Tag: cooking tips

My 8 Favorite International Dishes to Expand Your Primal Palate

Standard Primal eating is quite simple. Meat, veggies, and perhaps some starch. That’s partly what makes it so effective and intuitive. As far as dietary lifestyles that call for making most of your food from scratch, the Primal Blueprint is one of the easier ones.

As a red-blooded American, most of the recipes I post on MDA and publish in my books are “Primalized” versions of American cuisine. It’s only natural. So you get Primal meatloaf, Primal casserole, Primal pancakes, and other familiar fare. I even published an entire cookbook devoted to it called Primal Cravings.

But that doesn’t mean I don’t like different flavors. I do.

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10 Nutrient Optimizing Tips for the Primal Enthusiast

You’re reading a blog about nutrition. You’re clicking links to scientific studies and abstracts. You’re in deep. You obviously care about the quality of the food you eat and the effect it has on your health.

But you also know that perfect is a myth. We can’t achieve it, and if we think we can and spend all our time obsessing over perfection, we usually subvert our own goals. Perfection becomes the enemy. But better is always within reach, and today I’m going to give you a few ways to improve your nutrient intake and make your food healthier and safer. Who’s in?

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A Quick Guide to Perfect Eggs: 22 Tips for Buying, Storing and Cooking a Primal Favorite

Primal eaters like eggs and eat many of them. What’s not to love? Highly bioavailable protein. Extremely nutrient dense. A good source of fat, including ome

ga-3s if you pick the right type of egg. Versatile; good for breakfast, lunch, and dinner. It even comes in a tidy little package that travels well. And eggs are inexpensive, especially for the amount of nutrition and enjoyment you get. Yeah, eggs are good. Real good.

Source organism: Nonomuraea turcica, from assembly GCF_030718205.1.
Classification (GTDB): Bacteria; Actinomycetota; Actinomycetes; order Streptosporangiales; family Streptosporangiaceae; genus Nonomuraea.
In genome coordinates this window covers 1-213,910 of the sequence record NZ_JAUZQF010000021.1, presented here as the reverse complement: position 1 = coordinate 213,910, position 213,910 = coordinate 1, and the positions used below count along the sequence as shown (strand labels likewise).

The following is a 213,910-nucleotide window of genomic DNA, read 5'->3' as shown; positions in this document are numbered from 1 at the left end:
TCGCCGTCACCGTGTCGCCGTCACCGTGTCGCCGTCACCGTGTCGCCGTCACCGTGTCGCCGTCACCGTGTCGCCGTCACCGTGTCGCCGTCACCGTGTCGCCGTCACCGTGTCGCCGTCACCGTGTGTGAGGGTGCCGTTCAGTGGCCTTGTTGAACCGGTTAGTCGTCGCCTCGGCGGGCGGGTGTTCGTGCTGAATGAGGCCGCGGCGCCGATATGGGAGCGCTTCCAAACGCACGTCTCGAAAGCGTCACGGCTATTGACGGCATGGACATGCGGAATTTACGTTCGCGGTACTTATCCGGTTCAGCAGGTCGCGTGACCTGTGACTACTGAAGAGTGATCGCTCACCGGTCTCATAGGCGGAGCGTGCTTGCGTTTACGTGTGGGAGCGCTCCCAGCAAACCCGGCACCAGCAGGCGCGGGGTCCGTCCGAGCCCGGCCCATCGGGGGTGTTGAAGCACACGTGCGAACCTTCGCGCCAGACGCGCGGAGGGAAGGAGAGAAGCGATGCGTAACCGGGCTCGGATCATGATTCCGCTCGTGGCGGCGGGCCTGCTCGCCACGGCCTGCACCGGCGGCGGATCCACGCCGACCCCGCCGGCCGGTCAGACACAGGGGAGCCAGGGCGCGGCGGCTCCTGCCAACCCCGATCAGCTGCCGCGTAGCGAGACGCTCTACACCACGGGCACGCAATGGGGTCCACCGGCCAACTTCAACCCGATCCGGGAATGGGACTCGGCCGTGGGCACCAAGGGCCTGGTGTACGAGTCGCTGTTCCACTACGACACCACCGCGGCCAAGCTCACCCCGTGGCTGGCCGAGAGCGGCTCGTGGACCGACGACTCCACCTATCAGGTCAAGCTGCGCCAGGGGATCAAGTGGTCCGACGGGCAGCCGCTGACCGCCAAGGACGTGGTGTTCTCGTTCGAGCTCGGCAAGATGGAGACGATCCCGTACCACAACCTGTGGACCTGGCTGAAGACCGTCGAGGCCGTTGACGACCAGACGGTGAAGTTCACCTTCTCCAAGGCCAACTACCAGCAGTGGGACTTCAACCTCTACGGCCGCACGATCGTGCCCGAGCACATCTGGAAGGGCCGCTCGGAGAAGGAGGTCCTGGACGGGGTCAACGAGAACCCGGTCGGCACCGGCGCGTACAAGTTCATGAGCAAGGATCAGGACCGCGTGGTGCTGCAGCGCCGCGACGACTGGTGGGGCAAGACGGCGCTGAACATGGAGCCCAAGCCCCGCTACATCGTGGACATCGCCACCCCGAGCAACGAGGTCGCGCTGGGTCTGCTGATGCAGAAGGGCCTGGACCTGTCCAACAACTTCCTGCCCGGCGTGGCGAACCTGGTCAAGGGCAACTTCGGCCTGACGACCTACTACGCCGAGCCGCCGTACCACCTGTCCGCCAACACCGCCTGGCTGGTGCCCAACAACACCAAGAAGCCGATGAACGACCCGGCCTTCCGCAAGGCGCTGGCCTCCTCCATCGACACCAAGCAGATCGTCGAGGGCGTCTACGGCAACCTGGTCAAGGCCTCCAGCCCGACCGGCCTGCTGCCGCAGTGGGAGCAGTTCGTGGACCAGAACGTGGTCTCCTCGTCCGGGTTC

We don’t want to squander this precious gift from the feathered gods. So today, I’m giving you my top 22 tips, tricks, and guidelines to make the most of your eggs.

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Dear Mark: HIIT, Omega-3s and Cooking, and Gluten-Free Baked Goods

It’s time, yet again, for another edition of Dear Mark. As per usual, I’m doing a roundup of reader questions. First, I cover high intensity interval training, also known as HIIT. It’s the subject of an ongoing study that’s been getting a lot of play in the media, and, while we don’t have access to the as-yet-unpublished research, we do know a little something about HIIT from numerous other studies. Next, a reader asks about the effect of cooking on the omega-3 content and stability of salmon. I provide a bit of research and attempt to assuage his despondency about what he sees as a lack of reliable seafood. Finally, I give my take on the gluten-free baked goods phenomenon. Sure, it’s gluten-free, but does it belong in a Primal eating plan? Read on to see what I think.

Let’s get to it:

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Dear Mark: Sun Beds, Skipping Breakfast, Cooking with Essential Oils, and Glycerol

It’s Monday, which means it’s time for another round of Dear Mark questions and answers. This week I’m answering four reader inquiries. First, I discuss the suitability of tanning beds, and try to give the best answer I can muster given the lack of hard evidence either way. Next, I cover whether or not a guy should definitely eat breakfast. Dr. Jack Kruse’s leptin protocol, which prescribes eating a high protein breakfast upon waking, is getting pretty popular and having some incredible results, but is it necessary for everyone? Then I field a question about cooking with essential oils. They may not be the powerful healing agents promised by aromatherapy, but can they replace dry and fresh herbs and spices? Looks like it (maybe). And then I give a quick response about glycerol-bound stevia versus powdered stevia. All in all, a nice little selection of questions, I think.

Let’s dig in:

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Cooking with Bones

Marrow is great and all, but what about the bones that aren’t blessed enough to bear the sacred gel in easily extractable amounts? We can’t forget about those. Chicken backs, beef knuckles, ham hocks, chicken feet, lamb necks, hooves and any other animal-derived matrices of calcium phosphate and collagen fibers are all worth saving, cooking, and perhaps even eating. Hell, I bet elk antlers would make a fine, mineral-rich soup. The best part is that bones, feet, hooves, heads, and connective tissues are all pretty inexpensive, sometimes even free, parts of the animal. They also represent an entirely different realm of nutritional content than basic muscle meat, being complex organs playing multiple roles in the body.